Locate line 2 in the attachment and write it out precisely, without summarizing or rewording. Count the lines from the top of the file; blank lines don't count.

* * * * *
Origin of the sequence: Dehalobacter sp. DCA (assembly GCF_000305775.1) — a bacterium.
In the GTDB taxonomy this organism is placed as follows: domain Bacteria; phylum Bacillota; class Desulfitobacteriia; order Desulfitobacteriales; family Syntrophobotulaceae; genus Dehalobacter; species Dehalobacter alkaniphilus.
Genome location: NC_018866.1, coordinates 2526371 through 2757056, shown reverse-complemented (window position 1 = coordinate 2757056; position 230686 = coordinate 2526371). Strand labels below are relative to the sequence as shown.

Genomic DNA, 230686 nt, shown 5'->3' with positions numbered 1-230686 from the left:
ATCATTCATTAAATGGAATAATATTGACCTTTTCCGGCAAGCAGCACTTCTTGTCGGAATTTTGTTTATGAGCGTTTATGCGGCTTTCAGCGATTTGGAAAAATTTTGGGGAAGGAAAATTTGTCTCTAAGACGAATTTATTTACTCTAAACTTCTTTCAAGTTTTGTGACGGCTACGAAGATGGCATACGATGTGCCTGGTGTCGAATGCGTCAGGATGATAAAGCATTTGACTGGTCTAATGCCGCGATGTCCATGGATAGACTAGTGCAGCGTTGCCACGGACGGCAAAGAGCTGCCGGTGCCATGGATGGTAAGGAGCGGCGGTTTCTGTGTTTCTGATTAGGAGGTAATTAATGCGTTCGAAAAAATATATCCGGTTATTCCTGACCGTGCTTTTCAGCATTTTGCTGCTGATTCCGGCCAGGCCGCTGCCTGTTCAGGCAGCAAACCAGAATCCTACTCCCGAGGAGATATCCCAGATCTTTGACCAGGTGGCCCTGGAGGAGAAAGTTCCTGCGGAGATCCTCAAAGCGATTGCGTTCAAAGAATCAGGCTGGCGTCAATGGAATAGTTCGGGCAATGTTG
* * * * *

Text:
In the GTDB taxonomy this organism is placed as follows: domain Bacteria; phylum Bacillota; class Desulfitobacteriia; order Desulfitobacteriales; family Syntrophobotulaceae; genus Dehalobacter; species Dehalobacter alkaniphilus.